The challenge now is to ensure quality and that these new recruits are up to the mark. This is important in order to strengthen the PTD which is the backbone of the civil service. Recent developments in the recruitment of PTD have indeed moved in that direction where entry into the PTD now requires applicants to go through a written test and stringent assessment process with only those who have good leadership potential selected.

With the policy on right-sizing the public sector, the Government may review the number of PTD being recruited. We may see some of the less complex functions of management within the Government, better served by more experienced but academically less qualified personnel.

Recruitment into the PTD will be conducted on a much more selective and competitive basis. The time has come to give preference to the best graduates who are first class honours or 2nd class upper honours graduates and particularly those with academic disciplines which carry greater relevance to the challenges of complex modern management in the public sector.

The PTD scheme of service should cater to a wider range of academic disciplines such as engineers, scientists, lawyers, system analysts, town planners, accountants, and financial analysts.

The time has come for the PTD to do away with generalists. The PTD scheme of service should provide for them to become specialists amongst others in personnel management, finance, business administration, economics and trade as well as land administration.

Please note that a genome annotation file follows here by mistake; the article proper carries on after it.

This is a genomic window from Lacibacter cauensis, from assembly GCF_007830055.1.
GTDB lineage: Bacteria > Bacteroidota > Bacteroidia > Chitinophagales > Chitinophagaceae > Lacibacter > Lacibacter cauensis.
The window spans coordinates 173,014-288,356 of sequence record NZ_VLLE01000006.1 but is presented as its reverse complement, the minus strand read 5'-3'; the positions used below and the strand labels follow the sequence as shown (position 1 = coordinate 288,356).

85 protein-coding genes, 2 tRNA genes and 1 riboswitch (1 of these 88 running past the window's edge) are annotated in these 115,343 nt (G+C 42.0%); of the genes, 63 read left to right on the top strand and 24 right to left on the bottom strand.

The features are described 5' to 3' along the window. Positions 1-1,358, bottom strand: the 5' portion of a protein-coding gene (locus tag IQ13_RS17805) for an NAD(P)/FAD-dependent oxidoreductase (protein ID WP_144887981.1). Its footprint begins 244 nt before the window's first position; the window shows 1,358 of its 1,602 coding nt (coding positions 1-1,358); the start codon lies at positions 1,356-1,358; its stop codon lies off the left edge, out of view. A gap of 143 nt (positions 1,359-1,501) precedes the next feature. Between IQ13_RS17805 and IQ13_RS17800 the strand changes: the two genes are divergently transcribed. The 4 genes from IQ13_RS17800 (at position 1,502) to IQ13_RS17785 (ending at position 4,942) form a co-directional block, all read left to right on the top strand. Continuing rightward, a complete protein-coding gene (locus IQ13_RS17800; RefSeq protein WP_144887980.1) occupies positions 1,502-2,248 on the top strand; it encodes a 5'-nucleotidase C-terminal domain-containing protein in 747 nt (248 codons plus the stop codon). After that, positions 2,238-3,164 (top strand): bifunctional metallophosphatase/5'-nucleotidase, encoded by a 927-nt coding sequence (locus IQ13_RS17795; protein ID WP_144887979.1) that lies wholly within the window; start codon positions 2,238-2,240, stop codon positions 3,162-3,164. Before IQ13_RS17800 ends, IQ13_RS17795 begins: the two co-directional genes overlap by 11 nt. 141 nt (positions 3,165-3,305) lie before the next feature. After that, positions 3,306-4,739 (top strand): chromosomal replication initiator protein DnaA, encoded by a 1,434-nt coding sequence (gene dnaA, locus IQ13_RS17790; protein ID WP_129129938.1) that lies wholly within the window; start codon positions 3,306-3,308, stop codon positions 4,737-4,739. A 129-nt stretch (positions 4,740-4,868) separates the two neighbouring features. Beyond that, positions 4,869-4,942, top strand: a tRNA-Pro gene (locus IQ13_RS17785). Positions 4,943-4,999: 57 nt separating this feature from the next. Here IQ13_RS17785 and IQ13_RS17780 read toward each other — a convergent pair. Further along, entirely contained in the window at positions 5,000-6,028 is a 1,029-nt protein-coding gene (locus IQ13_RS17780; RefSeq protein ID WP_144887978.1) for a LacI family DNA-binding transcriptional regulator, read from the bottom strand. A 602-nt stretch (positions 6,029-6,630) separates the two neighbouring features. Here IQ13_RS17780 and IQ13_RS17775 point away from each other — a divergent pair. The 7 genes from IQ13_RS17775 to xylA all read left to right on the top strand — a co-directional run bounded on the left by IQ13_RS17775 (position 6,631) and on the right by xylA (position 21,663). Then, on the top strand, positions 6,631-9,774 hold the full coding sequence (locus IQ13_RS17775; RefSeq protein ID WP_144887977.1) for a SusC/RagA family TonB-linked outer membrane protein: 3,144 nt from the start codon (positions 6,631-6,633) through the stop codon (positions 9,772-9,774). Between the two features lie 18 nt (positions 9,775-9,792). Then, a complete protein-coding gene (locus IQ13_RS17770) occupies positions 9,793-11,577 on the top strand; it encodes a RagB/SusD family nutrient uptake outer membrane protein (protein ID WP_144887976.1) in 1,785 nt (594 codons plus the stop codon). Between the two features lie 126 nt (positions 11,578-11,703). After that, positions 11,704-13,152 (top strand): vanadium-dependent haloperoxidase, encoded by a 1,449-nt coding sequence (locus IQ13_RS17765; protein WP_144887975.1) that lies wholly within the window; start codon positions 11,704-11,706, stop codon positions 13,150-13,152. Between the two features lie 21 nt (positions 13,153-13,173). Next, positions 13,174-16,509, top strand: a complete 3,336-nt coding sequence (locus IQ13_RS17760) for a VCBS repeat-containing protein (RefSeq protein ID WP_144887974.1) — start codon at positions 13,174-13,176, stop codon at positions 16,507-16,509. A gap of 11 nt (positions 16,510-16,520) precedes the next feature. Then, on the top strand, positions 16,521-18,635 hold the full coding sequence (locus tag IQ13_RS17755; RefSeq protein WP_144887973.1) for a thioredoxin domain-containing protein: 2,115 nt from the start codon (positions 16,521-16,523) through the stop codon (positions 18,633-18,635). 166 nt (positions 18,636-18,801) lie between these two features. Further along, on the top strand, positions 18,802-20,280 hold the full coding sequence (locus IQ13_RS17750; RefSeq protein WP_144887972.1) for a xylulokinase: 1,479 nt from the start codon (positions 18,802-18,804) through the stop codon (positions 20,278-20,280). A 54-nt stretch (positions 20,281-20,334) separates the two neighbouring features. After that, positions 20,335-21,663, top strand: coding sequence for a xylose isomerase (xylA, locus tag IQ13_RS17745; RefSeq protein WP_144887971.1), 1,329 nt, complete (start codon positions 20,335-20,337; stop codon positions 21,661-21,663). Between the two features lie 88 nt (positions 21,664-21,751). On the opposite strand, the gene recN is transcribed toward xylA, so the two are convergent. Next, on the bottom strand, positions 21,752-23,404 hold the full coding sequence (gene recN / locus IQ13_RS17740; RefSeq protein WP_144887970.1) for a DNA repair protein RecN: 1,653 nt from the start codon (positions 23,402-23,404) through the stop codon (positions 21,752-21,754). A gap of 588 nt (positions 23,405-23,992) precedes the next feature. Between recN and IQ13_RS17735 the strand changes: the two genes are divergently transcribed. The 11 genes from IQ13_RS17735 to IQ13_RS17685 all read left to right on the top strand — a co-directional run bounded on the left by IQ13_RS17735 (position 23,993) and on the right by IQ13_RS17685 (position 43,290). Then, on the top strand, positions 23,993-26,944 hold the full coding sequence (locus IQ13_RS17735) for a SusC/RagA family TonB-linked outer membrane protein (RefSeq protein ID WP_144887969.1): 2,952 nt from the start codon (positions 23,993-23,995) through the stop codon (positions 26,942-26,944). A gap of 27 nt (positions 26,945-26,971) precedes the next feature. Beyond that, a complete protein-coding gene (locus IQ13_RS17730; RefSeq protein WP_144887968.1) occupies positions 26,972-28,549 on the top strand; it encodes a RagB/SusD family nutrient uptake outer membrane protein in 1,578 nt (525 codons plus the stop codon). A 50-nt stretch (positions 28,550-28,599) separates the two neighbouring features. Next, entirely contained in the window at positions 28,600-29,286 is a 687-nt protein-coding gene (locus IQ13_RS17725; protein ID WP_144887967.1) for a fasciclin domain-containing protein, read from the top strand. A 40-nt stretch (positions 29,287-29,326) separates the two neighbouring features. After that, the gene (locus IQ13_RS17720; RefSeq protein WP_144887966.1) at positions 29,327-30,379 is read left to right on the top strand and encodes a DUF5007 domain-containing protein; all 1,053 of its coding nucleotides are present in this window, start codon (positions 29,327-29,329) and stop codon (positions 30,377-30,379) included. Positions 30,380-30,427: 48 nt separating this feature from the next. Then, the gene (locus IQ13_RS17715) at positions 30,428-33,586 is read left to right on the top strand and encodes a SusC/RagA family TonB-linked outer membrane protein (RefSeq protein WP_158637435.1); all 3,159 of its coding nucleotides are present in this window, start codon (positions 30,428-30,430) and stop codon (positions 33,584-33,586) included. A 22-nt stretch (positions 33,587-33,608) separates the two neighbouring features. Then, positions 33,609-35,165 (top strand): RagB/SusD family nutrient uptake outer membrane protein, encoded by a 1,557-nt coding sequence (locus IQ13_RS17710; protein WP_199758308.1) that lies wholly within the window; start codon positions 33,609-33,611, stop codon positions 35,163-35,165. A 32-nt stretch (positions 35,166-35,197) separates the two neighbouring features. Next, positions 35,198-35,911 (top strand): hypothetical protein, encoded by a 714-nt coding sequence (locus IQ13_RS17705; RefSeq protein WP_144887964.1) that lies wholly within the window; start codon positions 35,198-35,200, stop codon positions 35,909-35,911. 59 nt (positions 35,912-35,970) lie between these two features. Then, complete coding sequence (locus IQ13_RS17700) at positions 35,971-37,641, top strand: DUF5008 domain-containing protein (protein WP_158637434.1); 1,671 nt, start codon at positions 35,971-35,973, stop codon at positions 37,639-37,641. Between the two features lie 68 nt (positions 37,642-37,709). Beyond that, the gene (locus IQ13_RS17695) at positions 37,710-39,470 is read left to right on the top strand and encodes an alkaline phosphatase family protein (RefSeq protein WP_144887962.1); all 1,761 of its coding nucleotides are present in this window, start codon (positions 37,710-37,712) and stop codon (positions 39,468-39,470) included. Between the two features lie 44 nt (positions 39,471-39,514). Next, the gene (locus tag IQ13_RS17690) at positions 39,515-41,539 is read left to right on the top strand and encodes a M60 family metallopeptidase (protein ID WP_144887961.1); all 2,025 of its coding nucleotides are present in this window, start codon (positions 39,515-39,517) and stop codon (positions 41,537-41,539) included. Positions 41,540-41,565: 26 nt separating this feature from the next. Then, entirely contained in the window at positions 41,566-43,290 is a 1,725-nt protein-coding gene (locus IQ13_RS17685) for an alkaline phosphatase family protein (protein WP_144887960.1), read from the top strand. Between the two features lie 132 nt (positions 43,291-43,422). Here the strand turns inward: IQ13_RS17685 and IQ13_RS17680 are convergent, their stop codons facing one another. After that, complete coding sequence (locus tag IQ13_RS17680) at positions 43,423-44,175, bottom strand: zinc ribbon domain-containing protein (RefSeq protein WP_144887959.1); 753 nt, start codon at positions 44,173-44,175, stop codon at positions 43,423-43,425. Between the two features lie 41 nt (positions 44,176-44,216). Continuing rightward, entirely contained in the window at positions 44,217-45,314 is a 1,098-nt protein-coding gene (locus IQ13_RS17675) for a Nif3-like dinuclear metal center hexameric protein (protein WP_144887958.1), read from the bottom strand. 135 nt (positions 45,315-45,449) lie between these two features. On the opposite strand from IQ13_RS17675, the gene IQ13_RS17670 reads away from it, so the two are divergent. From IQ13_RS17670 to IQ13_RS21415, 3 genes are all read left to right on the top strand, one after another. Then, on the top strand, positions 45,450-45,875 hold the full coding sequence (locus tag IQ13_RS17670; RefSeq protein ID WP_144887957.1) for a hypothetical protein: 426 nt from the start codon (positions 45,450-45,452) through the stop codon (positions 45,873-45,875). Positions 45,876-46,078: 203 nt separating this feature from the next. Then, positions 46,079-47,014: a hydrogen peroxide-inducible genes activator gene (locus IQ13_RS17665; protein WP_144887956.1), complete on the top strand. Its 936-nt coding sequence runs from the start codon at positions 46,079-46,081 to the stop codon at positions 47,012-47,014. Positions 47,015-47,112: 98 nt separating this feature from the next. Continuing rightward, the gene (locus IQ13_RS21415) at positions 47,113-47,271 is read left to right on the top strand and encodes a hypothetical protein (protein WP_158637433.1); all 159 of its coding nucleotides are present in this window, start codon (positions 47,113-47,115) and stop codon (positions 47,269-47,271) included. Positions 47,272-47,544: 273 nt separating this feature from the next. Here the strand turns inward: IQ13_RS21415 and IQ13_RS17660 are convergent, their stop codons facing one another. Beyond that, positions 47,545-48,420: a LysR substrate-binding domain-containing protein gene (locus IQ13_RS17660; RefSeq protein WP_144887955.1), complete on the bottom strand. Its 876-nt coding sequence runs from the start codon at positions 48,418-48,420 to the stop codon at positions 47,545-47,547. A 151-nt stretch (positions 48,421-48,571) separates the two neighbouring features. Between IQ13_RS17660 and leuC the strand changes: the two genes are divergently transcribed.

PTD training has to be developed along more specialised and professional paths with emphasis on modern management. PTD officers need to be grounded and exposed more to economics, finance, business management and information technology, in keeping with the latest techniques and complexities in modern management.

The new breed of PTD officers will be IT savvy, forward looking and forward thinking, as well as good in engaging and networking.

To further meet the challenges of a globalised environment, the new breed of PTD officers have to be broadminded to think and act in a global context; able to respond quickly as well as being multi-lingual.
The Prime Minister has mooted the idea of having a cross-fertilisation programme and giving priority to those who have shown diligence, are capable and have performed well in their respective departments or ministries to further enhance the public service, particularly the PTD.

We will also see greater cross-posting of officers to agencies outside Malaysia to further expose future leaders to international affairs and gain a wide global perspective.

However, we should not forget where PTD has done well in the past. There will be re-emphasis on the very strong traditional values of service to the country and the professional pride that have been the hallmark of the Malaysia Public Service and the PTD.

In conclusion, for PTD officers to remain relevant and current they must benchmark not only against the best in the region but the rest of the world as well. At the same time, we need to self-appraise continually and to be constantly reminded of our calling to serve the rakyat and the significance of being in the elitist branch of the civil service.

> Besides being the president of the Administrative & Diplomatic Service Association, Datuk Seri Dr Mohd Nasir Mohd Ashraf is also the secretary-general of the Health Ministry.